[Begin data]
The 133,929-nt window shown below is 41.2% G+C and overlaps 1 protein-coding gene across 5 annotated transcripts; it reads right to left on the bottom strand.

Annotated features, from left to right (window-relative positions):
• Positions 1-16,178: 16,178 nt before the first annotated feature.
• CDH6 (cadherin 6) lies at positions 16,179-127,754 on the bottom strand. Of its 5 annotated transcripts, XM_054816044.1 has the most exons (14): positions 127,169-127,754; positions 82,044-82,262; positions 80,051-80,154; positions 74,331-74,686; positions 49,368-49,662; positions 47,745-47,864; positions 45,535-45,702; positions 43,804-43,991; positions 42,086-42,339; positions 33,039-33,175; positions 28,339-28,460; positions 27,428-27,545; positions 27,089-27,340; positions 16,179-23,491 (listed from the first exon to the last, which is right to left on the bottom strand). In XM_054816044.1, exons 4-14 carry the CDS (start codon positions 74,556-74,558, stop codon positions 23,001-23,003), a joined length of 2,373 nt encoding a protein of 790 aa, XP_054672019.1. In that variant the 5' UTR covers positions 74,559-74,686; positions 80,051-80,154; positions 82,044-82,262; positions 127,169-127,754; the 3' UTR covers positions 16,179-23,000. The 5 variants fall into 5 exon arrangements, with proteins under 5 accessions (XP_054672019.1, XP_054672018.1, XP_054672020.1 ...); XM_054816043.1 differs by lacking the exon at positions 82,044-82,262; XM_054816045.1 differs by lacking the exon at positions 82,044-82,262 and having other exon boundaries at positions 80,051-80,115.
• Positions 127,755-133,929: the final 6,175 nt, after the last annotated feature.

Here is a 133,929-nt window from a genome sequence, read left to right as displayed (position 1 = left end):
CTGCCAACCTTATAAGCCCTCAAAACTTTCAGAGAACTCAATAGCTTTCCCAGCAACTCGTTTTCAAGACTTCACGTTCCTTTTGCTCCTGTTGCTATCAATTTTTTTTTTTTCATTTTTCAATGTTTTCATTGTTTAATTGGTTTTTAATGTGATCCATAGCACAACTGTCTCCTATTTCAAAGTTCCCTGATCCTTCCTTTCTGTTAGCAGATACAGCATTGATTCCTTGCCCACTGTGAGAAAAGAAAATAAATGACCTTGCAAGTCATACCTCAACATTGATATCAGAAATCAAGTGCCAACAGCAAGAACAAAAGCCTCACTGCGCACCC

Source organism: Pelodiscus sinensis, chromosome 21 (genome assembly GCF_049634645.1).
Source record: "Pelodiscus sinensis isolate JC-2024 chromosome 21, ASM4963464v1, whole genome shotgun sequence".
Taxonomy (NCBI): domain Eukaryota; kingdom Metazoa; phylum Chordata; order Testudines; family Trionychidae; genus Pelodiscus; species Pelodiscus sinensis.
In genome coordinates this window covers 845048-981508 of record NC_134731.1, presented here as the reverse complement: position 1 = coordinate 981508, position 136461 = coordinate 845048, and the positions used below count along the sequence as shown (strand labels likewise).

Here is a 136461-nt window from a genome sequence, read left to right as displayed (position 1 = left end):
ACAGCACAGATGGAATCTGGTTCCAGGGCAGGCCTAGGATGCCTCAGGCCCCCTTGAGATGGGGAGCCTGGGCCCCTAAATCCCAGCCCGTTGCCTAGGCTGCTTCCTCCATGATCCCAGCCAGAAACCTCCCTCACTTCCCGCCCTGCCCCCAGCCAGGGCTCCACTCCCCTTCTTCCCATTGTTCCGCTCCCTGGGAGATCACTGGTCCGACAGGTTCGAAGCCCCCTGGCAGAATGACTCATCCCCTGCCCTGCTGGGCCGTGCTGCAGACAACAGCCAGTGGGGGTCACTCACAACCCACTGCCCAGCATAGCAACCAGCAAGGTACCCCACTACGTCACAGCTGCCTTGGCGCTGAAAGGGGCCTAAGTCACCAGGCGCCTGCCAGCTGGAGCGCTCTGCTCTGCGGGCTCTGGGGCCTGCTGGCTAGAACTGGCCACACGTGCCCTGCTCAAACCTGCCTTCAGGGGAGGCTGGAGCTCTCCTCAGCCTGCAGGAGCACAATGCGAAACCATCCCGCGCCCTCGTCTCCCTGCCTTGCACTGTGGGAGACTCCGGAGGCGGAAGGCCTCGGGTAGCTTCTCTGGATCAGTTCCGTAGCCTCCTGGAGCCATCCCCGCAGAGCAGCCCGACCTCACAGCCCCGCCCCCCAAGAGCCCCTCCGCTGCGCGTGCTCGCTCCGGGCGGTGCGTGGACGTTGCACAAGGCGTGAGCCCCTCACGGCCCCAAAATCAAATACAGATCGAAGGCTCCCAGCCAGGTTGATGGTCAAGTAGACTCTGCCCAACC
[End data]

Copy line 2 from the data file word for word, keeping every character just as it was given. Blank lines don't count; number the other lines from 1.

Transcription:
Annotated features, from left to right (window-relative positions):